How Can We Serve?
In a sermon given by Dr. Martin Luther King, Jr. two months before his assassination, he uses a passage from the Bible, Mark chapter 10, to talk about the “Drum Major Instinct”—a human instinct that all human kind has—“a desire to be out in front, a desire to lead the parade, a desire to be first . . . something that runs the whole gamut of life” beginning in childhood and throughout adulthood. James and John, two disciples of Jesus, asked him if they could have a special place: “Let one of us sit at your right side and the other at your left in your glory.”
Dr. King says that Jesus responds to James and John’s request to be in front of all the others by saying to them:
“I see you want to be first. You want to be great. You want to be important. You want to be significant. Well you ought to be. If you’re going to be my disciple, you must be…Yes, don’t give up this instinct. It’s a good instinct if you use it right. It’s a good instinct if you don’t distort it and pervert it. Don’t give it up. Keep feeling the need for being important. Keep feeling the need for being first. But I want you to be first in love. I want you to be first in moral excellence. I want you to be first in generosity…I can’t give you greatness. And I can’t make you first…You must earn it.”
The challenge for us is to “harness the drum major instinct”. According to Dr. King:
“True greatness comes not by favoritism but by fitness. And the right hand and the left are not mine to give, they belong to those who are prepared…and so Jesus gave us a new form of greatness. If you want to be important, wonderful! If you want to be recognized, wonderful! If you want to be great, wonderful! But recognize that he who is greatest among you shall be your servant…by giving that definition of greatness it means that everybody can be great, because everybody can serve. You don’t have to have a college degree to serve. You don’t have to make your subject and your verb agree to serve. You don’t have to know about Plato and Aristotle to serve. You don’t have to know Einstein’s theory of Relativity to serve. . . you only need a heart full of grace. A soul generated by love. And you can be that servant.”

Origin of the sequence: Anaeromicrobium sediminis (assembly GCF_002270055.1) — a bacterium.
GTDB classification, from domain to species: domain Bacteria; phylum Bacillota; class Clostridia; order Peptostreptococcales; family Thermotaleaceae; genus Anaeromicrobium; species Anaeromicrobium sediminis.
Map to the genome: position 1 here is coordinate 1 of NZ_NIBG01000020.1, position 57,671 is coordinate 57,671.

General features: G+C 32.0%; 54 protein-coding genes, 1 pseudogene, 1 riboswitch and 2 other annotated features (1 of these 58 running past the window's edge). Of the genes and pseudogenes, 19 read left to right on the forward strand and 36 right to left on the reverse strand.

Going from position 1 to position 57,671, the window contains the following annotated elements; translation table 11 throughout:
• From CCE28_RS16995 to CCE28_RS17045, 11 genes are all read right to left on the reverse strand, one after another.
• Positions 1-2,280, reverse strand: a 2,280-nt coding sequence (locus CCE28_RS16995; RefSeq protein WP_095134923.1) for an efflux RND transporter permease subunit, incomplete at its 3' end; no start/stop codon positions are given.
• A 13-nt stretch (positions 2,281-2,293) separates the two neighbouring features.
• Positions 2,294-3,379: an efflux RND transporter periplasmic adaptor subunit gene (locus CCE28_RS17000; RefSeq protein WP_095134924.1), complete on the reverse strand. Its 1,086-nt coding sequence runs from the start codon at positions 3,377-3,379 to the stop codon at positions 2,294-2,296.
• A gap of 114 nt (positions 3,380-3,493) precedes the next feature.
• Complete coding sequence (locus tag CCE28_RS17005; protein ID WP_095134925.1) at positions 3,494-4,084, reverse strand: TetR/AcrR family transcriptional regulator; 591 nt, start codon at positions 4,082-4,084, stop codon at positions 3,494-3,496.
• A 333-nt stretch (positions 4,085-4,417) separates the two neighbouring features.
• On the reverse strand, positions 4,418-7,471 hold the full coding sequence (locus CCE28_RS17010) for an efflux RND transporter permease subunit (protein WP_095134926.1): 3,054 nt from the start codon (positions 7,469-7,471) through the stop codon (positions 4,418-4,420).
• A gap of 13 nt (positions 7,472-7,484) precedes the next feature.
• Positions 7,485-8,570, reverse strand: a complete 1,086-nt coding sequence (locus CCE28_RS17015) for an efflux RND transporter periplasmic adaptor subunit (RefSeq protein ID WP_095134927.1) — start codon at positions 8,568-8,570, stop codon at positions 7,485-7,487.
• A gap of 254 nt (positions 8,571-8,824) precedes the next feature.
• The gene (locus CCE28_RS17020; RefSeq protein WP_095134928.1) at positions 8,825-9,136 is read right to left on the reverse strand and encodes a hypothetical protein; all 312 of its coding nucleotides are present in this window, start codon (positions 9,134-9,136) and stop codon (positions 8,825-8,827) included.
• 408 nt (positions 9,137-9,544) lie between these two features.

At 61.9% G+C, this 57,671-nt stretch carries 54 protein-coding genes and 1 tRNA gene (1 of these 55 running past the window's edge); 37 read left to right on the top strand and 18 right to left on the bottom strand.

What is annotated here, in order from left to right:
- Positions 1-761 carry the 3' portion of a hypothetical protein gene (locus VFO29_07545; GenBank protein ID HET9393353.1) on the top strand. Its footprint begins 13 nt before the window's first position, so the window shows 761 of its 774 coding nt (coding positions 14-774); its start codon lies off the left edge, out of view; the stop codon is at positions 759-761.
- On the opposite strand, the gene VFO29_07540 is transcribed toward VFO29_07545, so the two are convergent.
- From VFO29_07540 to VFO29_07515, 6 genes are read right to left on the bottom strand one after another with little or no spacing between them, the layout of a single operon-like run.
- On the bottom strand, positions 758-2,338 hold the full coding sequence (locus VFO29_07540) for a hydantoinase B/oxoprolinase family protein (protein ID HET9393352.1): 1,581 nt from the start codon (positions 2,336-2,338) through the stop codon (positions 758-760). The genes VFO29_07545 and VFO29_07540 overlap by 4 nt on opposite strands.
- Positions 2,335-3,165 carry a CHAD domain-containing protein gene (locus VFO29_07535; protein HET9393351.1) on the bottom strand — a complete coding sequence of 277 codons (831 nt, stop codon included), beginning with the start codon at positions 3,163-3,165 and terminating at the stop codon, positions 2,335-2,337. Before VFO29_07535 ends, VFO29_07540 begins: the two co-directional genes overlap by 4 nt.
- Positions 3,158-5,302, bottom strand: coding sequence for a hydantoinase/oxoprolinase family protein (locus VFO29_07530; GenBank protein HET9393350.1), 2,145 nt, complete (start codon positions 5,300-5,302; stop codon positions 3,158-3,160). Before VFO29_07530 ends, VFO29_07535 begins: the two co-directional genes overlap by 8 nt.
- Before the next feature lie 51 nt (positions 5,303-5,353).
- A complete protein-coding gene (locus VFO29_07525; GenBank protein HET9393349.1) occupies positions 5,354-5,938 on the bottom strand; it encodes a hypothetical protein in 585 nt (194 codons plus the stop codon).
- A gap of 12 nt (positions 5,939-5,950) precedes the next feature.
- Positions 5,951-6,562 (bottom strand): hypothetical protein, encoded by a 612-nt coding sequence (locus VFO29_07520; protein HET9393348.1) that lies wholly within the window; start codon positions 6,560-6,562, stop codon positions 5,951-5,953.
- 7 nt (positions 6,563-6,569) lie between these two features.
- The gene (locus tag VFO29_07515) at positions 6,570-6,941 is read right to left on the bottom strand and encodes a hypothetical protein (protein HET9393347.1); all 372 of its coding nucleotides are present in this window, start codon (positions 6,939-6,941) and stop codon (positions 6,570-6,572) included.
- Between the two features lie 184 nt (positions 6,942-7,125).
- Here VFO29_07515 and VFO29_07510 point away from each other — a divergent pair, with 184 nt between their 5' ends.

Dr. King wanted to be remembered after his death in this same way. He goes on to say:
“…If you want to say that I was a drum major, say that I was a drum major for justice…a drum major for peace…a drum major for righteousness …I won’t have any money to leave behind. I won’t have the fine and luxurious things of life to leave behind. But I just want to leave a committed life behind
…If I can help somebody as I pass along, if I can cheer somebody with a word or song, if I can show somebody he’s traveling wrong, then my living will not be in vain…I want to be on your (Jesus’) right or best side, not in terms of some political kingdom or ambition, but…so that we can make of this old world a new world.”
This world of ours… must avoid becoming a community of dreadful fear and hate, and be, instead, a proud confederation of mutual trust and respect.
We as a community have to work together, discuss problems before they capture and destroy us.